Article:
Indigenous people should be granted stewardship for the land they exist on, said speakers at a virtual seminar yesterday.
Stewardship is a concept different from ownership because it makes the residents collectively responsible for maintenance of the land and its biodiversity. The webinar, titled "Inclusion, Cultural Integrity and Land Rights of the Indigenous Peoples in Asia" was jointly organised by Kapaeeng Foundation, Bangladesh; Association for Land Reform and Development (ALRD), and The Daily Star.
"It is only in the indigenous culture we can promote the culture of stewardship instead of ownership. They do not own the land but we are guided by nature itself to maintain the land in a way that will be good for all of humanity," said Dr Meghna Guhathakurta, advisor, International Chittagong Hill Tracts Commission.
"There is no indigenous custodian role over the reserve forests," pointed out Raja Devasish Roy, chief of the Chakma Circle.
Meanwhile, the reserve forests are being destroyed by those exploiting resources illegally. "If the people become custodians of the land that they have taken care of all this time, provided they protect it, there will be no need to take it into state ownership," said Gam A Shimray, secretary general, Asia Indigenous Peoples Pact.
Pallab Chakma, executive director, Kapaeeng Foundation said the Muraichhara Eco Park in Kulaura, Moulvibazaar affect the Khasi and Garo ethnic groups.
The Modhupur Eco Park and Reserve limits the access of Garo, Koch and Barman ethnic groups to lands they have traditionally used, while the Barapukuria Coal Mine in Dinajpur affects the Santal and Munda.
Meanwhile the Sajek Tourism Complex in Baghaichari of Rangamati affects the Tripura, Lushai and Pankhua indigenous groups.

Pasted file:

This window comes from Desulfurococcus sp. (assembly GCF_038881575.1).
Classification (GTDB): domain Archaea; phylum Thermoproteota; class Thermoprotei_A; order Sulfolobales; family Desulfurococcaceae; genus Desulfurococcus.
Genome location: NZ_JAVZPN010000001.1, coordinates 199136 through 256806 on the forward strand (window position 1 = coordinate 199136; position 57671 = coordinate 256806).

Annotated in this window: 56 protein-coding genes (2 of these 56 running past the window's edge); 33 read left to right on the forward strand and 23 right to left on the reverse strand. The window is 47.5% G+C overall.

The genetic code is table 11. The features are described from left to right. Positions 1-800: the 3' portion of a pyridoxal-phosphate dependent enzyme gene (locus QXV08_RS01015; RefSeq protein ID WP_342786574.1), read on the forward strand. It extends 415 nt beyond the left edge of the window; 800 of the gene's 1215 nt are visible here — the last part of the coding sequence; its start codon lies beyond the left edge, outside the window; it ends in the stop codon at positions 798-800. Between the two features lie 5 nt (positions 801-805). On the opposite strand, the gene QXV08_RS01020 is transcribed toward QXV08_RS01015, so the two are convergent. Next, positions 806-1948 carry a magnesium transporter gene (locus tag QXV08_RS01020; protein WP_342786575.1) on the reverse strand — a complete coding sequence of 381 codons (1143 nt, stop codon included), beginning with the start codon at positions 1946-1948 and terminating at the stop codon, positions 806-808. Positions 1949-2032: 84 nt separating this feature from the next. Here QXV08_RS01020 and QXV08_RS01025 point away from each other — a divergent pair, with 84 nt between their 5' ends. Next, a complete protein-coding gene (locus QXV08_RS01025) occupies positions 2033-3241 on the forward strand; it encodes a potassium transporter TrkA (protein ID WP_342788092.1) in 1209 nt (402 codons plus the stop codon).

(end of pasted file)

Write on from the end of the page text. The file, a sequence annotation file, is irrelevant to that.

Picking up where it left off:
"At Sajek, the indigenous people have very little or no share in these tourism complexes. All these development are forcefully driving away the indigenous people from their lands," said Chakma.
Dr Sadeka Halim, dean of social science faculty at University of Dhaka said that our constitution does not protect the land rights of the indigenous people.
"The constitution talks about protecting their culture and traditions," she pointed out. "Indigenous people are 5 percent of the world's population but hold stewardship of 80 percent of its biodiversity," said Mai Thin Yumon, Asia Focal Person, Global Indigenous Youth Caucus.
Shankar Limbu, secretary general, Lawyers Association for Human Rights of Nepalese Indigenous Peoples from Nepal stated, "For indigenous people if there is no land rights, there are no rights."
"For the plains land indigenous people, there is no legislation protecting their rights. The government made a commitment to form a land commission for plain land indigenous people in 2008, but that never went anywhere," said Sanjeeb Drong, general secretary, Bangladesh Indigenous Peoples Forum.
"It is time to fight back. This awareness is not being spread to the indigenous people; these discussions are happening in rights based seminars," commented Mayfereen Ryntathiang, president of Grassroots from Shillong in India. Shamsul Huda, executive director of ALRD also spoke at the event.